Bourne Identity, The

The Bourne Identity (12)

INTELLIGENT Hollywood thrillers are rare beasts these days but, in the past few weeks, two have come along in quick succession: The Sum of All Fears and, now, The Bourne Identity.

The latter, taken from the novel by Robert Ludlum, could easily slip into the Bond series in that it would totally and unequivocally re-invent the franchise, moving it away from the OTT adventures of recent vintage.

Told at a nervy, frenetic pace by Doug (Swingers) Liman, The Bourne Identity opens as a young man with two bullets in his back is rescued from the sea, fixed up and dropped off in Switzerland, all the while suffering amnesia and wondering who he is.

His memory loss means he can only recall the last two weeks, but a visit to a Swiss bank’s vault reveals that he is Jason Bourne (Matt Damon, the unlikeliest of action heroes), an American with a fortune in his safety deposit box, a gun and six passports under different names.

Pretty soon Bourne is demolishing cops, causing havoc at the American Embassy and fleeing the scene with a young woman (Franka Potente from Run Lola Run) in tow. He’s a walking enigma with no idea what he is doing or where he is going. Meanwhile, back in the US, the CIA wants him dead. The question raging through Bourne’s mind is ‘why?’

Boasting a cerebral script, bone-crunching fight sequences and the best car chase since the late John Frankenheimer’s Ronin, The Bourne Identity shows what Hollywood studios can do when they are unencumbered by formulaic genre stereotypes, tired stars and lazy, effects-reliant scripts.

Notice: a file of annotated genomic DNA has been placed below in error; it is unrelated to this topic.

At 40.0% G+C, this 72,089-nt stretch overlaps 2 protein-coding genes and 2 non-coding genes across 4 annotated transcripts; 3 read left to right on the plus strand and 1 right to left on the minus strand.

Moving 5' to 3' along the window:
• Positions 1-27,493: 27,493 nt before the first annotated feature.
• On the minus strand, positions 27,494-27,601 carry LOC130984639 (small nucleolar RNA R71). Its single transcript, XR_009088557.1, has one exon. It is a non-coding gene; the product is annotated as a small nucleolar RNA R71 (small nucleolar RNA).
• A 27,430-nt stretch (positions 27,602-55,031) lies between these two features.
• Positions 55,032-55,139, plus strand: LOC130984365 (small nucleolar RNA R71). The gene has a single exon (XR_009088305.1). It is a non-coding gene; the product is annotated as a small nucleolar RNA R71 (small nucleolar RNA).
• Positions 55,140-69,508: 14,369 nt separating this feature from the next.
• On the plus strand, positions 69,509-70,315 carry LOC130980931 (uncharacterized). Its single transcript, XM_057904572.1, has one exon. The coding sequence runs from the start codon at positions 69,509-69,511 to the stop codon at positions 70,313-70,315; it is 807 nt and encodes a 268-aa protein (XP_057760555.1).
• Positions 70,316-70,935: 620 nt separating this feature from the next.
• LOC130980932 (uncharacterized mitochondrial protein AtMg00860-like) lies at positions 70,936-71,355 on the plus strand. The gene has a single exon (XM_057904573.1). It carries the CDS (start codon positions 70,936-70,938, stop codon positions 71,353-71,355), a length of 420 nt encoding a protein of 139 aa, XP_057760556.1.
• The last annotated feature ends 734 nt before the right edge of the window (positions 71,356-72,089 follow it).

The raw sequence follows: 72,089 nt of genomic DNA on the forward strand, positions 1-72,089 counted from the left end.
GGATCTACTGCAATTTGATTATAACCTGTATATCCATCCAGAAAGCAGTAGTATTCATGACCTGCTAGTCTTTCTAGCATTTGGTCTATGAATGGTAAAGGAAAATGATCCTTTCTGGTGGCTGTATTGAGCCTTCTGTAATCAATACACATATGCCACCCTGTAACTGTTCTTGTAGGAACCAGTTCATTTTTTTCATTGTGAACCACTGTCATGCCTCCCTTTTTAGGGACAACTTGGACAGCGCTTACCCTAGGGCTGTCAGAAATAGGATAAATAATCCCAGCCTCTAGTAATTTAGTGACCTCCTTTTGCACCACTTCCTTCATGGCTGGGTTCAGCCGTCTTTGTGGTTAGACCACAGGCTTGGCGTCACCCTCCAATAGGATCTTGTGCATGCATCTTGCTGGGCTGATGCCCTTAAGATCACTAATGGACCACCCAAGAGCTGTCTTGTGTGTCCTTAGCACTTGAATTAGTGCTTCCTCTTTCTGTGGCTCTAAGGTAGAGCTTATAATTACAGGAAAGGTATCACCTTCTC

Damon, buffed-up and well honed, absolutely looks the part as the CIA spook gone bad. It doesn’t matter that the central core of the story – something about a shady group of underground agents who perform assassinations and other dubious duties in a half world of drugs and voluntary amnesia – is introduced and glossed over quickly.

Instead Liman rattles through a cat-and-mouse thriller that offers Damon his best role since Good Will Hunting and gives roles to actors of the calibre of Chris Cooper, Brian Cox and Clive Owen, even though all three have relatively little to do.

Cox’s crumpled features are always a welcome sight in an American movie, while Owen, enjoying a high after Croupier and Gosford Park, creeps through the proceedings with the laconic grace of a 21st century Clint Eastwood. Watch for him in Martin Campbell’s Beyond Borders and in I’ll Sleep When I’m Dead, which reunites him with Croupier director Mike (Get Carter) Hodges.

Potente also enjoys a tangible chemistry with Damon, and is riding high after the amazing success of Tom Tykwer’s Run Lola Run.

Despite the presence of such capable co-stars it is Damon who enjoys the focus of our attention, and he really delivers. His martial arts sequences are some of the best yet seen in a mainstream American movie, rivalling those of Steven Seagal who, though he can’t act, can genuinely handle himself with authenticity on film. Who’d have thought Damon would give him a run for his money?

One stunt, a high fall down a narrow stairwell, is gob-smackingly executed, though it does belong in the superspy world of James Bond, while the US Embassy sequence shows just how far Damon has come from geeky college kid-type to hard-ass hitman. Only when he smiles, exposing a mouth seemingly containing too many teeth, does the façade temporarily fall away. The eye-popping gunplay, however, resembles the relentless action of another recent hit, Chris MacQuarrie’s The Way of the Gun.

See this one and savour it.

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